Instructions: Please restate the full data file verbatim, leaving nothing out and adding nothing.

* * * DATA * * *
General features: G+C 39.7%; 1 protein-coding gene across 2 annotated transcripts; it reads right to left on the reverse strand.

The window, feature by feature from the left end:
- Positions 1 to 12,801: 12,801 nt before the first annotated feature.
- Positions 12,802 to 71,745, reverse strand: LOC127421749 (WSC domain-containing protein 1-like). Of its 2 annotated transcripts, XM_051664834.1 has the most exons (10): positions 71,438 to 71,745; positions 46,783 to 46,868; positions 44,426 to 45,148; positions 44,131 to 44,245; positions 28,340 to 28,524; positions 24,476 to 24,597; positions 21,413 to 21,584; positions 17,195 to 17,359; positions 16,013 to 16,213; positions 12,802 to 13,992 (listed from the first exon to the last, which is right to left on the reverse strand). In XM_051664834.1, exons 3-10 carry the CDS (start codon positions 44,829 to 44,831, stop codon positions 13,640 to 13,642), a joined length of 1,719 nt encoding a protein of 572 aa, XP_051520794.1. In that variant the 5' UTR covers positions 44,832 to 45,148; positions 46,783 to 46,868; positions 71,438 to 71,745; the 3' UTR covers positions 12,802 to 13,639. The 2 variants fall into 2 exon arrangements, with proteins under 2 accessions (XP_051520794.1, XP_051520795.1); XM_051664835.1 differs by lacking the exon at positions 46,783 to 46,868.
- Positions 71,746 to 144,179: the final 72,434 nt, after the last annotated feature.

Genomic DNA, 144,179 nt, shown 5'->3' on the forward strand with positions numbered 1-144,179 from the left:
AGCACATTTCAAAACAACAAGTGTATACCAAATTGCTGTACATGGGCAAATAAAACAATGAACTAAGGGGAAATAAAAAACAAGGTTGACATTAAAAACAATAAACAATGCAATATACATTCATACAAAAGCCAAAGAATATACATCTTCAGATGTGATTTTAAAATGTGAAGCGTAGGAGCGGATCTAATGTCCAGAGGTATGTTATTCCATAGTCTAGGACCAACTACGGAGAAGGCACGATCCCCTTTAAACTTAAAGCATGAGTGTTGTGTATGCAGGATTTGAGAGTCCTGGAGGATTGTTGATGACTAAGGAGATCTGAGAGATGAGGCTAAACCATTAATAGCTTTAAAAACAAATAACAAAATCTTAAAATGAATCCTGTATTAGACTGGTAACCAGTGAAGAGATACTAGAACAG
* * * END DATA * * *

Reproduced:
General features: G+C 39.7%; 1 protein-coding gene across 2 annotated transcripts; it reads right to left on the reverse strand.

The window, feature by feature from the left end:
- Positions 1 to 12,801: 12,801 nt before the first annotated feature.
- Positions 12,802 to 71,745, reverse strand: LOC127421749 (WSC domain-containing protein 1-like). Of its 2 annotated transcripts, XM_051664834.1 has the most exons (10): positions 71,438 to 71,745; positions 46,783 to 46,868; positions 44,426 to 45,148; positions 44,131 to 44,245; positions 28,340 to 28,524; positions 24,476 to 24,597; positions 21,413 to 21,584; positions 17,195 to 17,359; positions 16,013 to 16,213; positions 12,802 to 13,992 (listed from the first exon to the last, which is right to left on the reverse strand). In XM_051664834.1, exons 3-10 carry the CDS (start codon positions 44,829 to 44,831, stop codon positions 13,640 to 13,642), a joined length of 1,719 nt encoding a protein of 572 aa, XP_051520794.1. In that variant the 5' UTR covers positions 44,832 to 45,148; positions 46,783 to 46,868; positions 71,438 to 71,745; the 3' UTR covers positions 12,802 to 13,639. The 2 variants fall into 2 exon arrangements, with proteins under 2 accessions (XP_051520794.1, XP_051520795.1); XM_051664835.1 differs by lacking the exon at positions 46,783 to 46,868.
- Positions 71,746 to 144,179: the final 72,434 nt, after the last annotated feature.

Genomic DNA, 144,179 nt, shown 5'->3' on the forward strand with positions numbered 1-144,179 from the left:
AGCACATTTCAAAACAACAAGTGTATACCAAATTGCTGTACATGGGCAAATAAAACAATGAACTAAGGGGAAATAAAAAACAAGGTTGACATTAAAAACAATAAACAATGCAATATACATTCATACAAAAGCCAAAGAATATACATCTTCAGATGTGATTTTAAAATGTGAAGCGTAGGAGCGGATCTAATGTCCAGAGGTATGTTATTCCATAGTCTAGGACCAACTACGGAGAAGGCACGATCCCCTTTAAACTTAAAGCATGAGTGTTGTGTATGCAGGATTTGAGAGTCCTGGAGGATTGTTGATGACTAAGGAGATCTGAGAGATGAGGCTAAACCATTAATAGCTTTAAAAACAAATAACAAAATCTTAAAATGAATCCTGTATTAGACTGGTAACCAGTGAAGAGATACTAGAACAG